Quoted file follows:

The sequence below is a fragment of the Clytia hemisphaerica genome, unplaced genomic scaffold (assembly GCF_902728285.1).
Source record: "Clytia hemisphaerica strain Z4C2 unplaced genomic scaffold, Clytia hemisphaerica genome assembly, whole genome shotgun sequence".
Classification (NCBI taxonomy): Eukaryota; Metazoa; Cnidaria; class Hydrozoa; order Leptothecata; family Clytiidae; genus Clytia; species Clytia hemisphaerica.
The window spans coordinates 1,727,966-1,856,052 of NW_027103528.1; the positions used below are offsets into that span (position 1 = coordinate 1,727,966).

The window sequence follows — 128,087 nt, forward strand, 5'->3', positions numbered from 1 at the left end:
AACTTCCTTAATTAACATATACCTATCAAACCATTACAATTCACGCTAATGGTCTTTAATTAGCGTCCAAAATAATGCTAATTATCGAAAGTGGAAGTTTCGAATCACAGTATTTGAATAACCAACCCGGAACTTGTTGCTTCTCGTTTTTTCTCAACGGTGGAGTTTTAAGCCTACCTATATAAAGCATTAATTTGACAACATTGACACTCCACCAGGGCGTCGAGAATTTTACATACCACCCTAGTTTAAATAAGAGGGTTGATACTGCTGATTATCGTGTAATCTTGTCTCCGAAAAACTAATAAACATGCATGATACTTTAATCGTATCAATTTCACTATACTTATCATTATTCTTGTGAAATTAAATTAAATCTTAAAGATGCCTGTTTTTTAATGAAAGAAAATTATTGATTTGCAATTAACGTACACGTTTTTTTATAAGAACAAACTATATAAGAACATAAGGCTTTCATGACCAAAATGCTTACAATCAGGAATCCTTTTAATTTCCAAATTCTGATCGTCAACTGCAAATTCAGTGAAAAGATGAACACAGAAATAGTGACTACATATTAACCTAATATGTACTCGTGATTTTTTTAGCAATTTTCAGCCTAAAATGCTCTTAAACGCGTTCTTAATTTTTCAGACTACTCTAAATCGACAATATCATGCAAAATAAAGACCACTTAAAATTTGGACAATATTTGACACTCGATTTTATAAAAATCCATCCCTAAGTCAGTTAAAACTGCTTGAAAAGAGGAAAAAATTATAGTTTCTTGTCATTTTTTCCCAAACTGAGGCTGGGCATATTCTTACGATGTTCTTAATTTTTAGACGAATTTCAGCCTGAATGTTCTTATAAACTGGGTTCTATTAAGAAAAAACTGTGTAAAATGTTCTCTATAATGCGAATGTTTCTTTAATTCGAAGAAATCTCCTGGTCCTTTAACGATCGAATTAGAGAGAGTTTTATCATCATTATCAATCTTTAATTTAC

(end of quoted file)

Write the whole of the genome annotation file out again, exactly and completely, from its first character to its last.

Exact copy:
The sequence below is a fragment of the Clytia hemisphaerica genome, unplaced genomic scaffold (assembly GCF_902728285.1).
Source record: "Clytia hemisphaerica strain Z4C2 unplaced genomic scaffold, Clytia hemisphaerica genome assembly, whole genome shotgun sequence".
Classification (NCBI taxonomy): Eukaryota; Metazoa; Cnidaria; class Hydrozoa; order Leptothecata; family Clytiidae; genus Clytia; species Clytia hemisphaerica.
The window spans coordinates 1,727,966-1,856,052 of NW_027103528.1; the positions used below are offsets into that span (position 1 = coordinate 1,727,966).

The window sequence follows — 128,087 nt, forward strand, 5'->3', positions numbered from 1 at the left end:
AACTTCCTTAATTAACATATACCTATCAAACCATTACAATTCACGCTAATGGTCTTTAATTAGCGTCCAAAATAATGCTAATTATCGAAAGTGGAAGTTTCGAATCACAGTATTTGAATAACCAACCCGGAACTTGTTGCTTCTCGTTTTTTCTCAACGGTGGAGTTTTAAGCCTACCTATATAAAGCATTAATTTGACAACATTGACACTCCACCAGGGCGTCGAGAATTTTACATACCACCCTAGTTTAAATAAGAGGGTTGATACTGCTGATTATCGTGTAATCTTGTCTCCGAAAAACTAATAAACATGCATGATACTTTAATCGTATCAATTTCACTATACTTATCATTATTCTTGTGAAATTAAATTAAATCTTAAAGATGCCTGTTTTTTAATGAAAGAAAATTATTGATTTGCAATTAACGTACACGTTTTTTTATAAGAACAAACTATATAAGAACATAAGGCTTTCATGACCAAAATGCTTACAATCAGGAATCCTTTTAATTTCCAAATTCTGATCGTCAACTGCAAATTCAGTGAAAAGATGAACACAGAAATAGTGACTACATATTAACCTAATATGTACTCGTGATTTTTTTAGCAATTTTCAGCCTAAAATGCTCTTAAACGCGTTCTTAATTTTTCAGACTACTCTAAATCGACAATATCATGCAAAATAAAGACCACTTAAAATTTGGACAATATTTGACACTCGATTTTATAAAAATCCATCCCTAAGTCAGTTAAAACTGCTTGAAAAGAGGAAAAAATTATAGTTTCTTGTCATTTTTTCCCAAACTGAGGCTGGGCATATTCTTACGATGTTCTTAATTTTTAGACGAATTTCAGCCTGAATGTTCTTATAAACTGGGTTCTATTAAGAAAAAACTGTGTAAAATGTTCTCTATAATGCGAATGTTTCTTTAATTCGAAGAAATCTCCTGGTCCTTTAACGATCGAATTAGAGAGAGTTTTATCATCATTATCAATCTTTAATTTAC